September 08, 2021
September 01, 2021
So this news story announces, but when you look at the details, all you find is reference to "students of color," which presumably includes students of Chinese, Japanese, Indian, Bengali, South American, and Cuban descent, as well as African-Americans; and it probably also includes non-American students from China, Japan, India etc.. That the actual representation of African-Americans is now rendered invisible by the triumph of "diversity" (thanks to a mistaken SCOTUS opinion by a Southern corporate lawyer!) tells us how much we have betrayed affirmative action's original goal: namely, as remediation (indeed, reparations) for the world-historic injustice and cruelty visited upon African-Americans for hundreds of years in the United States, from slavery to de jure apartheid in the South and de facto apartheid in much of the North. Compensating the victims and their descendants for this grotesque history was the real purpose of affirmative action, not "diversifying" schools with anyone non-white to allegedly improve the educational experience of everyone else. Of course, the current SCOTUS is unlikely to restore affirmative action's original purpose, let alone follow Bakke and Grutter. Yet another reason to rein in the super-legislature known as the Supreme Court!
August 17, 2021
What an embarrassment. (Criticisms of the proposed changes available here including from all the Sterling Professors at Yale Law School, as well as David Bernstein [George Mason], Eric Biber [Berkeley], Thomas Gallanis [Iowa], Alan Z. Rozenshtein [Minnesota], and Steven Davidsoff Solomon [Berkeley], among others--direct link to all comments here.) The Committee has obviously been captured by special interests, who are more concerned with posturing than the costs it is imposing on law schools. If this wasteful and ill-considered proposal is to be stopped, it will have to be at the next stages.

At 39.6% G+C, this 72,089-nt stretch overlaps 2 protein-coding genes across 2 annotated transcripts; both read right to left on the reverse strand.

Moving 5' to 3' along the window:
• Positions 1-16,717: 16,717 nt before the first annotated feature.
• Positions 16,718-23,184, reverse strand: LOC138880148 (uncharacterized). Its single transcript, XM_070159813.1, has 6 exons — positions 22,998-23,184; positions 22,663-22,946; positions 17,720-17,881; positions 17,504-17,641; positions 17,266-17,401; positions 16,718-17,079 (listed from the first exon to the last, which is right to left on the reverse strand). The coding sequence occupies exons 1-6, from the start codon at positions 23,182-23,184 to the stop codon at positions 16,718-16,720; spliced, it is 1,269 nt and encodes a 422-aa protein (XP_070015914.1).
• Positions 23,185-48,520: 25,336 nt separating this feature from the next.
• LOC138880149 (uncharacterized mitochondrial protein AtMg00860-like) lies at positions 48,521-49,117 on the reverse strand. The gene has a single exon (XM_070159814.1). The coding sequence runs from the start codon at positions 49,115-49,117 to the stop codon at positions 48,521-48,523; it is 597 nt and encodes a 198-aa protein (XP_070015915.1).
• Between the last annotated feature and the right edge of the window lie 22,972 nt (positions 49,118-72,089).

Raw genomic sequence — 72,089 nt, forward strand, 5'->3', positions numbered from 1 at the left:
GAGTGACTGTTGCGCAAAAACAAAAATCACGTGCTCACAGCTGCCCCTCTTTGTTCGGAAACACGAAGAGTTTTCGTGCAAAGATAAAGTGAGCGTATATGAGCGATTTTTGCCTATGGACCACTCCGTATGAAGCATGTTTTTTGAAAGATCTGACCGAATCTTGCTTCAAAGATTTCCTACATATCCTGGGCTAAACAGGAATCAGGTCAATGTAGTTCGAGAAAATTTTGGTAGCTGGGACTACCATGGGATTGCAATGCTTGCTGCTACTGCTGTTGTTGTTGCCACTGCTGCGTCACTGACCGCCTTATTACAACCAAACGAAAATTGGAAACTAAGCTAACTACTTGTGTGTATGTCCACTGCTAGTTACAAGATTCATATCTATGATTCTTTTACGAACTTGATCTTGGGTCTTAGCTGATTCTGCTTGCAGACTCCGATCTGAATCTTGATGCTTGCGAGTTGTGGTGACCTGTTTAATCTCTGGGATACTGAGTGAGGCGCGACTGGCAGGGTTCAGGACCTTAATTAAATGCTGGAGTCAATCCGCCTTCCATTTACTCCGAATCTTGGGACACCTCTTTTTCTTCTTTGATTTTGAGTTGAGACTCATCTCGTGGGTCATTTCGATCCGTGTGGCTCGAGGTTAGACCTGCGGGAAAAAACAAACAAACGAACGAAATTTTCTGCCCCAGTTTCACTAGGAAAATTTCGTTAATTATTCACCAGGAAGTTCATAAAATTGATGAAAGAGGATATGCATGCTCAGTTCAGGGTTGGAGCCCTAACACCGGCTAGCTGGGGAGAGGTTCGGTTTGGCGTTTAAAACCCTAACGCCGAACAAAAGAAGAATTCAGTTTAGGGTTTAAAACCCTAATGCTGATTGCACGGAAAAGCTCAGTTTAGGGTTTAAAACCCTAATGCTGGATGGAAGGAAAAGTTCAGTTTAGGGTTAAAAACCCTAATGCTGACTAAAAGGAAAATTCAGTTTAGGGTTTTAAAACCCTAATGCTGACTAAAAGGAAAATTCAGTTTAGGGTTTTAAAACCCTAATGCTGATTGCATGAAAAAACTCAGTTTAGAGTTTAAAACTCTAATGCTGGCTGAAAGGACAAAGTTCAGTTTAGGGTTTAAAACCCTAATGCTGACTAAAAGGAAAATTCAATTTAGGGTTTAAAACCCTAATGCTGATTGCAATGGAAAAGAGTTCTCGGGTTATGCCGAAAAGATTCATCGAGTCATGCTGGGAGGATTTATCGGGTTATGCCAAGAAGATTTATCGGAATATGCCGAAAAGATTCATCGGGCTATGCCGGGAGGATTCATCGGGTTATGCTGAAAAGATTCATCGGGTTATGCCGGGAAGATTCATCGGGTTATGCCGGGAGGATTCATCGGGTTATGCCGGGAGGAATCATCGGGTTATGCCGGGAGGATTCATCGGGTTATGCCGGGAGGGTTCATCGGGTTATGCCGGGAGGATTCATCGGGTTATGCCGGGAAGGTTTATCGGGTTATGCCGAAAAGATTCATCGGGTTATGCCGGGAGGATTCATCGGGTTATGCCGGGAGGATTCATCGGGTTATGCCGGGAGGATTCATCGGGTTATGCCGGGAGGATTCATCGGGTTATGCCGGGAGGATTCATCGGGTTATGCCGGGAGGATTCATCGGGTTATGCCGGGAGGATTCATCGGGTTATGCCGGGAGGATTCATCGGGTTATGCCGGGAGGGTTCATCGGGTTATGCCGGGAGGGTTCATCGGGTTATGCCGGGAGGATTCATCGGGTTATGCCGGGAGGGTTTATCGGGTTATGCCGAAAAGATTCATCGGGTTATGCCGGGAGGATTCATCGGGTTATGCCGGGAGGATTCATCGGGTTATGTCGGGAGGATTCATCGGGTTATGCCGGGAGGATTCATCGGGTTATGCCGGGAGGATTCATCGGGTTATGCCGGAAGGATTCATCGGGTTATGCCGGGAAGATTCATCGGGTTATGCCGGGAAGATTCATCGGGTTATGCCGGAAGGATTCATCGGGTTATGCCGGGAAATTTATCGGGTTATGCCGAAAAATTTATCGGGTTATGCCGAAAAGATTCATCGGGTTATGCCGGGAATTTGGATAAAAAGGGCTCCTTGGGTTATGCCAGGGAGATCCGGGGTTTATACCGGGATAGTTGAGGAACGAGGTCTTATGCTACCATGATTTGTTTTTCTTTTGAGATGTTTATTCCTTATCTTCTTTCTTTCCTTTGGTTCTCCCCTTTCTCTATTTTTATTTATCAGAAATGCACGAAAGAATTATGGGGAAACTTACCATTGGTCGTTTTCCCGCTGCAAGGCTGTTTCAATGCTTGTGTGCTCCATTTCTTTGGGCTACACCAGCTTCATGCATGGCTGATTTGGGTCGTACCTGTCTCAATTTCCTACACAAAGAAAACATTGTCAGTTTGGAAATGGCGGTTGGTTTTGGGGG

ADDENDUM: Twitter commentary from Professors Jonathan Adler (Case Western) and David Hoffman (Penn). (UPDATE: Prof. Hoffman emails to tell me his tweets auto-delete after only a day, so his comment is no longer there. My tweets auto-delete after a couple of months [2 or 3 months, I can't now remember how I set it], but after 24 hours is a new record!)
ANOTHER: Everyone's favorite Twitter buffoon thinks that anyone skeptical about the ABA proposals must not be serious about "racism in legal education." I hope the Sterling Professors at Yale will take note, not to mention his colleague Professor Rozenshtein!
June 25, 2021
Monday is the last day for submitting comments regarding the proposed changes to the ABA standards regarding diversity and curriculum
Many interesting comments have already been submitted, some echoing concerns raised here. The lengthy analysis by current or emeritus "Sterling Professors" at Yale Law School may be of particular interest. ("Sterling Professor" is the most distinguished professorial rank at Yale, and includes such well-known scholars as Bruce Ackerman, Owen Fiss, John Langbein, Roberta Romano, and Alan Schwartz.) Professor Romano tells me they learned of the proposals from my earlier blog post, and I am glad she and her colleagues weighed in with a careful assessment.
June 18, 2021
June 16, 2021
June 14, 2021
Call by ABA for comments on significant proposed changes to standards pertaining to "non-discrimination and equal opportunity" and "curriculum"
MOVING TO FRONT FROM JUNE 1--TWO MORE WEEKS TO SUBMIT COMMENTS TO THE ABA!
The proposed changes are available here. Written comments on the proposals should be addressed to: Scott Bales, Council Chair. Please send comments to Fernando Mariduena (Fernando.Mariduena@americanbar.org) by June 28, 2021.